MIAMI -- Through one half and change of the 2017 season, the Dodgers hold the National League's best record -- and it's not particularly close. So it seems apt that they would also have the most All-Stars in the Senior Circuit, a half-dozen in total, ringing Marlins Park's warning track
MIAMI -- Through one half and change of the 2017 season, the Dodgers hold the National League's best record -- and it's not particularly close. So it seems apt that they would also have the most All-Stars in the Senior Circuit, a half-dozen in total, ringing Marlins Park's warning track Monday as they discussed the journeys that brought them to the All-Star Game presented by Mastercard.
There is Cody Bellinger, the 21-year-old T-Mobile Home Run Derby contestant, and Corey Seager, the 23-year-old wunderkind somehow swallowed by his younger teammate's shadow. There is Clayton Kershaw, always in the conversation for Planet Earth's best starting pitcher, and Kenley Jansen, perhaps its best reliever. There is Alex Wood, the undefeated veteran who has defied skeptics throughout his career, and Justin Turner, the one-time backup who redefined his life and times in Los Angeles.
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"You've got guys that have played for 10, 15 years -- five-, six-, seven-, eight-time All-Stars in our clubhouse," Seager said. "It's incredible walking in and seeing the names, seeing the faces."
Kershaw has been here six times already, spending much of Monday's All-Star Media Day in an elder statesman role. He opined on other pitchers and the state of the game. He reflected back on past All-Star experiences.
Seager and Bellinger? This is likely to become a similar annual tradition for them. Jansen has already been here once, and at age 26, Wood is a decent bet to make it back.
But Turner, now 32, knows his chances at this sort of thing are limited. When he did not initially make the team as a reserve, Turner was naturally disappointed. When he learned he was a candidate on the Esurance MLB All-Star Game Final Vote ballot, he was elated -- and went to work. Turner campaigned on social media as relentlessly as any player in recent memory. He reached out to fans directly. He bared himself, relaying how much three days in Miami would mean to him.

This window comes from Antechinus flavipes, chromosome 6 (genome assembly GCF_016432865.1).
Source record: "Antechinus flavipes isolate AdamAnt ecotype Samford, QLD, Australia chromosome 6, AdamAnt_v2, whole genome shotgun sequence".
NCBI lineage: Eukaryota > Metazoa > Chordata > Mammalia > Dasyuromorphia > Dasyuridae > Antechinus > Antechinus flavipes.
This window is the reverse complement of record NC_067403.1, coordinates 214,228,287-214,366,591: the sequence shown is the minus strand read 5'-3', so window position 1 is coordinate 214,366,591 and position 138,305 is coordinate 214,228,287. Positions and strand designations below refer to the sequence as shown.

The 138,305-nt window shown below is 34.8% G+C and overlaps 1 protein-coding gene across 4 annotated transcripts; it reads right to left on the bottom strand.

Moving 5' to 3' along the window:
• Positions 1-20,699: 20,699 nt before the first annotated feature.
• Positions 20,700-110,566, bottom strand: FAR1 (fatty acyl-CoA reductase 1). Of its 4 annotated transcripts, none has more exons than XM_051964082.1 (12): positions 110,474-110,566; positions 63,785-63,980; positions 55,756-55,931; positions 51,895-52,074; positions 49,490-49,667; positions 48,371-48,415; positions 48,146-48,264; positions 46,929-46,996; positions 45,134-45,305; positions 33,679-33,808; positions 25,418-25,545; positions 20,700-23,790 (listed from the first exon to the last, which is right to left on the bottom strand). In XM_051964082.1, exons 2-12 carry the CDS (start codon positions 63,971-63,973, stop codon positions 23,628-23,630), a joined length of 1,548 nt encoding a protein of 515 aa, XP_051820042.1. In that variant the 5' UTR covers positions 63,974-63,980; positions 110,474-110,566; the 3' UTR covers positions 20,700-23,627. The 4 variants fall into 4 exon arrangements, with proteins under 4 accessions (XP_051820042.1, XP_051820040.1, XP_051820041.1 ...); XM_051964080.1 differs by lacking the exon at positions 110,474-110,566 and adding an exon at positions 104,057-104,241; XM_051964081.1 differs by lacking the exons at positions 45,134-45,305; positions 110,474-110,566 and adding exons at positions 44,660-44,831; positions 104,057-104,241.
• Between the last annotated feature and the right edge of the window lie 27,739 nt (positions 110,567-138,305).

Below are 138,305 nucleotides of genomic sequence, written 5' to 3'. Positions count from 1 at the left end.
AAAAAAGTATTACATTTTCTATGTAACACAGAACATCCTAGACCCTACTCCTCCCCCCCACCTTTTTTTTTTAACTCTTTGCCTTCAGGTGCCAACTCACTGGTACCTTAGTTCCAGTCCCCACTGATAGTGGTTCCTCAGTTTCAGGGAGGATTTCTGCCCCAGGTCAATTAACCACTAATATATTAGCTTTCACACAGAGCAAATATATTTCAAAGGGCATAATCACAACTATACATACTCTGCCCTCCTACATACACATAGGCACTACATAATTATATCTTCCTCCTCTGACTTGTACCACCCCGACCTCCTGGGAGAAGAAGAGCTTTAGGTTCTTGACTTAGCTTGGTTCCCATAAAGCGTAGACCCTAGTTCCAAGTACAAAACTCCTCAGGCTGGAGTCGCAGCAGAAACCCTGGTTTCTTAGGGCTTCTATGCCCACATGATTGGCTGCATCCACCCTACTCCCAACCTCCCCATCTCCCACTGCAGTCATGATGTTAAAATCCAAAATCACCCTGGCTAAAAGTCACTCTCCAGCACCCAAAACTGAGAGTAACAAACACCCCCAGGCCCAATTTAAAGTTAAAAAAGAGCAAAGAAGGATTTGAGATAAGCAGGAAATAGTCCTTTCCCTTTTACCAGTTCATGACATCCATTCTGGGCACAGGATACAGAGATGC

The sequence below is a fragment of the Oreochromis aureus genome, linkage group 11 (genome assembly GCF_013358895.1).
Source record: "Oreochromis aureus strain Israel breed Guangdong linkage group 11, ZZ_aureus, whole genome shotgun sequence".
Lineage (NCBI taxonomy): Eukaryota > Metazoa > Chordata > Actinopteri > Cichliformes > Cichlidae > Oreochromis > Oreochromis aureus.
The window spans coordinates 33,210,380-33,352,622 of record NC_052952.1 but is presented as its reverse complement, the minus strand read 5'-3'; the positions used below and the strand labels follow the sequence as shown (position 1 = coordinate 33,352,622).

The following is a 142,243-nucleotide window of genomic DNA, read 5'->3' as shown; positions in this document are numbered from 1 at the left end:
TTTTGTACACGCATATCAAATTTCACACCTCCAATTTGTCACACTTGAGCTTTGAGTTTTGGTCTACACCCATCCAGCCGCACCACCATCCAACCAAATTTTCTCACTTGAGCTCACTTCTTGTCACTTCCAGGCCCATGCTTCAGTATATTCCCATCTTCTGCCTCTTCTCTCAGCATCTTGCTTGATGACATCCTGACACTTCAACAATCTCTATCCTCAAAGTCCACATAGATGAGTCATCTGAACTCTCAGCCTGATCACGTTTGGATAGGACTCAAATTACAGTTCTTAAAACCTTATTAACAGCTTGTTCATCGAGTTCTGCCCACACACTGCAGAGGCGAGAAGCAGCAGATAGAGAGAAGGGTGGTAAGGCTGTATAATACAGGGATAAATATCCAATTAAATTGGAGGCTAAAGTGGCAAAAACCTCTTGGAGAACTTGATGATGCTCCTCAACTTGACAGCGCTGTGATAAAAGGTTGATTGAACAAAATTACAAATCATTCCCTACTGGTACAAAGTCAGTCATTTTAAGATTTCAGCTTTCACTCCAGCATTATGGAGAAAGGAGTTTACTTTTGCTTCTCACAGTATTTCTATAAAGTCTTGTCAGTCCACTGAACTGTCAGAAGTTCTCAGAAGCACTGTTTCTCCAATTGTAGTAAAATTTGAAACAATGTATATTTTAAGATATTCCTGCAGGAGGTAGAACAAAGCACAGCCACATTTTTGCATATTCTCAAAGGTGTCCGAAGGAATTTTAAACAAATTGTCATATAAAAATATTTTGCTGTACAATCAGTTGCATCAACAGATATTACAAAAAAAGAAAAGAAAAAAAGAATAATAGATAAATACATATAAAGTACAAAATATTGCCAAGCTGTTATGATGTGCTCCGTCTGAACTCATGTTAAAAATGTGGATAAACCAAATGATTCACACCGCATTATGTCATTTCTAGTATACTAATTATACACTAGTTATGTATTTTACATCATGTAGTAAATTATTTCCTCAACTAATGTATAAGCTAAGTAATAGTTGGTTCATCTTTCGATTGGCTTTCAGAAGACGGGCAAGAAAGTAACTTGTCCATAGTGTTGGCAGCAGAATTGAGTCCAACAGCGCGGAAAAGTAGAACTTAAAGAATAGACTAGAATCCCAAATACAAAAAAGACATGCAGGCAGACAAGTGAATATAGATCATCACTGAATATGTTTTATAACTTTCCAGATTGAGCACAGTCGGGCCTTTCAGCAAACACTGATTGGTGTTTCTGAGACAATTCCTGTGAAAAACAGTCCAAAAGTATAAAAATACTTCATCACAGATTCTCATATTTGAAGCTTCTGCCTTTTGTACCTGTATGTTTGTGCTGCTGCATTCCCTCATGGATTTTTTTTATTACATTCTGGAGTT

"I look over to my left and you've got a 23-year-old and a 21-year-old," Turner said. "They have hopefully 10, 15 years of chances to make All-Star Games in front of them. I'm 32. Even though I'd like to hit close to .380 every year in the first half, I can't promise that's going to happen. I knew that this Final Vote was going to be a big opportunity for me to get here, knowing that I might not have another chance to do it."
Statistically speaking, this was Turner's best chance yet; his .377 average will lead the Majors as soon as he amasses enough plate appearances to qualify, which should happen before the end of this month. Coming off a season in which he finished ninth in NL MVP voting, Turner is reaching base at a 47-percent clip. He is now four years removed from the Mets' non-tender of him. Four years into his rebirth as one of the NL's best players.
"I would like to sit here and say no, it doesn't surprise me," Turner said. "But I've gone from being a utility guy in New York and getting non-tendered by them, and let go, not knowing what was going to happen. To say that I knew one day I was going to be an All-Star, it would probably be a lie. It's a pretty special feeling to be sitting here today."
Here Turner sits next to Kershaw, who leads the league with 14 victories, and Wood, who is 10-0 with a 1.67 ERA. He sits next to Bellinger, who hit 25 first-half home runs; Seager, who owns an .897 OPS in what critics have dubbed a down year; and Jansen, who went nearly three full months without issuing a walk.
Turner may have walked a more winding road than his five All-Star teammates, but he is hardly lost amongst them. Together, those six hold the short-term future of the Dodgers in their hands. When asked if this is the best team he's played on, Kershaw quipped: "I'll let you know in a few months."
And that's what matters, isn't it? The NL's best team wants more than to amass a pretty All-Star collection. The Dodgers want to be best in October, too.
Anthony DiComo has covered the Mets for MLB.com since 2008. Follow him on Twitter @AnthonyDiComo and Facebook.